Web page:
1) The verb ‘to dress’ formerly occurred in a wide range of contexts, but had the general meaning of ‘clean’, ‘make ready’ or ‘put in order’.
1554 Causse the gutters a boute the Cherche walles to be drest, Wakefield
1672 resolued to come to his own house ... drest a room, Hipperholme
1687 her dame had been dressing of some woole, Lockwood. It was used in many other trades, as in the preparation of leather: 1596 ‘If any stranger come to the town or liberties and cutt any gloves purses or poyntes and dress any kind of lether pertaining to the occupacion of a glover', Beverley. In 1602, a mason called Thomas Wallimsley was to gett, work, dresse and make ready all the stones for building Apperley Bridge. In this case ‘dressing’ was probably the final squaring and facing of the stone. The first accounts of the Cutlers’ Company record a payment in 1625 of 2s 6d to George Simonett for dressing of kniues. In relation to a cutler’s products it often meant ‘make ready for sale’, ensuring that the necessary finishing processes had been completed: in 1709, the inventory of Joseph Webster listed wares gott up mercantably and a certain amount of undrest ware which needed attention before it could be sold. Joseph Leech was a substantial scissorsmith, and when he died in 1717 he had Sizers [scissors] dressed and undressed, Ł4 6s 0d. The word occurs commonly also in coal-mining accounts: 1754 dressing the sump hole, Beeston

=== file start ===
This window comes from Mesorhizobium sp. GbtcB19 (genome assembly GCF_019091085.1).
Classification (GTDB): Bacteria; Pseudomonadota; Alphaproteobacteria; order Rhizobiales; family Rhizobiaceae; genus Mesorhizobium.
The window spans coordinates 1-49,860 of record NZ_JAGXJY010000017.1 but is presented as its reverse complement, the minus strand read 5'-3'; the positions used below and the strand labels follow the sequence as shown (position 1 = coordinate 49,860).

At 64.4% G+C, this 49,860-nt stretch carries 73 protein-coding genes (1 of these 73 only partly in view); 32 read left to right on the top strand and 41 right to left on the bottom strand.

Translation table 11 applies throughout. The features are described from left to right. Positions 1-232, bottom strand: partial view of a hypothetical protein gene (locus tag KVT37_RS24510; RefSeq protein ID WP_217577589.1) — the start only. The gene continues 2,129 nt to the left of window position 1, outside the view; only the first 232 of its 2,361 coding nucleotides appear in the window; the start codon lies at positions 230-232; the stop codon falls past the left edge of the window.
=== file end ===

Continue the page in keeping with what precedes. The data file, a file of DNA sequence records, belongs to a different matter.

1767 pd Jno Illingworth Jos. Binns and Jos. Cowburn and a Lad for dresing new pit out and a puller 5s 3d, Tong. A few examples have links with modern usages, such as ‘dressing’ a wound’: 1647 came to dresse my horse mouth, Thurlstone, and ‘dressing a well’: 1605 we lay in paine that William Farrand do dresse the well ... and take away his lyme, Kirkheaton. Well-dressing, in the sense of decorating a well, has a long history in Derbyshire, first noted in Tissington in 1748, but the origins of the custom are obscure and it may be that it started in the Middle Ages as a traditional cleansing of the well itself.